We first examine whether under the theory of "undue influence" it is necessary for appellant to prove David was the dominant one in the relationship. The facts do not appear capable of sustaining such a finding and the trial judge found to the contrary. The rule of law concerning undue influence was often stated in such a way as to be inextricably entwined with the premise that, not the mere relationship of parent-child alone, but rather a confidential relationship between the two with a conveyance from the weaker to the dominant raised a presumption as to undue influence. Soper v. Cisco, 85 N.J. Eq. 165, 169-170 (E. & A.1915).

However, the rule has a much broader scope and "[i]ts purpose is not so much to afford protection to the donor against the consequences of undue influence exercised over him by the donee as it is to afford him protection against the consequences of voluntary action on his part, induced by the existence of the relationship between them, the effect of which, upon his own interests, he may only partially understand or appreciate." Slack v. Rees, 66 N.J. Eq. 447, 449 (E. & A.1904). Thus, the rule is stated in Hall v. Otterson, 52 N.J. Eq. 522, 528 (Ch.1894) without reference to the requirement of dominance, as follows:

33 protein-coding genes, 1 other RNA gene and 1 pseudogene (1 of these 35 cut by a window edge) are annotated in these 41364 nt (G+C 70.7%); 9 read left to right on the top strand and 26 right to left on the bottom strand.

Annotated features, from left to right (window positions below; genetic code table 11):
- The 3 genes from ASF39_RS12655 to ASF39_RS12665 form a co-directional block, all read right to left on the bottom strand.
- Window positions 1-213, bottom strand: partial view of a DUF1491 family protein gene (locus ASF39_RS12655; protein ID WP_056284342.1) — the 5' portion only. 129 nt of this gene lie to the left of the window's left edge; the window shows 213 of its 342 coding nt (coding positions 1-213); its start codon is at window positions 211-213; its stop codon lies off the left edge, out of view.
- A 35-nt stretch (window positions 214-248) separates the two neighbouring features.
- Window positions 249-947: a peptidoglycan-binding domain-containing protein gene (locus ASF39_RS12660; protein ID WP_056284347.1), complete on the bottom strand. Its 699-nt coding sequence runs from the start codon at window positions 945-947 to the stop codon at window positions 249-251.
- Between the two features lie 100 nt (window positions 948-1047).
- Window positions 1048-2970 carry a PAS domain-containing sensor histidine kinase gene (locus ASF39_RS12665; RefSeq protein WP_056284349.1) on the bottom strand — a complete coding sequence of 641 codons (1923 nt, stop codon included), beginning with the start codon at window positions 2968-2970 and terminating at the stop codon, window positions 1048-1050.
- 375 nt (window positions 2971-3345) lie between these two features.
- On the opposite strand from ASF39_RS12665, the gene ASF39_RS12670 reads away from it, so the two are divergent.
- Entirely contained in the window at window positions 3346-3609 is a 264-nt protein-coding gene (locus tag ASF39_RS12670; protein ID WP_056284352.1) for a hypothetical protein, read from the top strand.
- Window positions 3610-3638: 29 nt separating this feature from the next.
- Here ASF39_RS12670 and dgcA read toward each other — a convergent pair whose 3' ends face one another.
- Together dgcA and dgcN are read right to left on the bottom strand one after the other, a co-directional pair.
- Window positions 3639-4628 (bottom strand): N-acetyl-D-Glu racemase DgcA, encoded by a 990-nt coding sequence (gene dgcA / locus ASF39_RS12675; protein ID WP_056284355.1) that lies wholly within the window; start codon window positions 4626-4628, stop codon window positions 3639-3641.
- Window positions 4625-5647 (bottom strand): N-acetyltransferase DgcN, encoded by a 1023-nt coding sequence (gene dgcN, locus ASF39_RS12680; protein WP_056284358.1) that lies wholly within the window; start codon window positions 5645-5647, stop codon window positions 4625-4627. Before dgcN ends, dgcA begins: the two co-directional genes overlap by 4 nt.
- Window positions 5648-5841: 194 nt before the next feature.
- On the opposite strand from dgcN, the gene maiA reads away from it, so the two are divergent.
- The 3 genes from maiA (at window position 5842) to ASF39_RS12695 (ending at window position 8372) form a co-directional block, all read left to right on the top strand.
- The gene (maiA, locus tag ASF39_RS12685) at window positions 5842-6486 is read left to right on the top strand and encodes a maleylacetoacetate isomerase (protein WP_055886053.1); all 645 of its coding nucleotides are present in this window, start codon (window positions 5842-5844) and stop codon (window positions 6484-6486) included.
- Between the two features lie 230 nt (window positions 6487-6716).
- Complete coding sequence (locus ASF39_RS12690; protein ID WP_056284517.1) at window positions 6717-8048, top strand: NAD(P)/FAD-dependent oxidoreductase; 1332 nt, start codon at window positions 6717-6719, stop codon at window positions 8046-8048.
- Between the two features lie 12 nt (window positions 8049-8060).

In all transactions between persons occupying relations, whether legal, natural or conventional in their origin, in which confidence is naturally inspired, is presumed, or in fact reasonably exists, the burden of proof is thrown upon the person in whom the confidence is reposed and who has acquired an advantage, to show affirmatively, not only that no deception was practiced therein, no undue influence used, and that all was fair, open and voluntary, but that it was well understood. [(emphasis in original) (citing in part Mott v. Mott, 49 N.J. Eq. 192, 198 (Ch.1891))].

[216 NJSuper Page 140]

If a finding of dominant relationship were required, it appears such a relationship might be presumed and satisfied solely on a finding of "trust justifiably reposed," when the parties occupy "relations, whether legal, natural or conventional in their origin, in which confidence is naturally inspired or, in fact, reasonably exists." In re Fulper's Estate, 99 N.J. Eq. 293, 314 (Prerog.Ct.1926).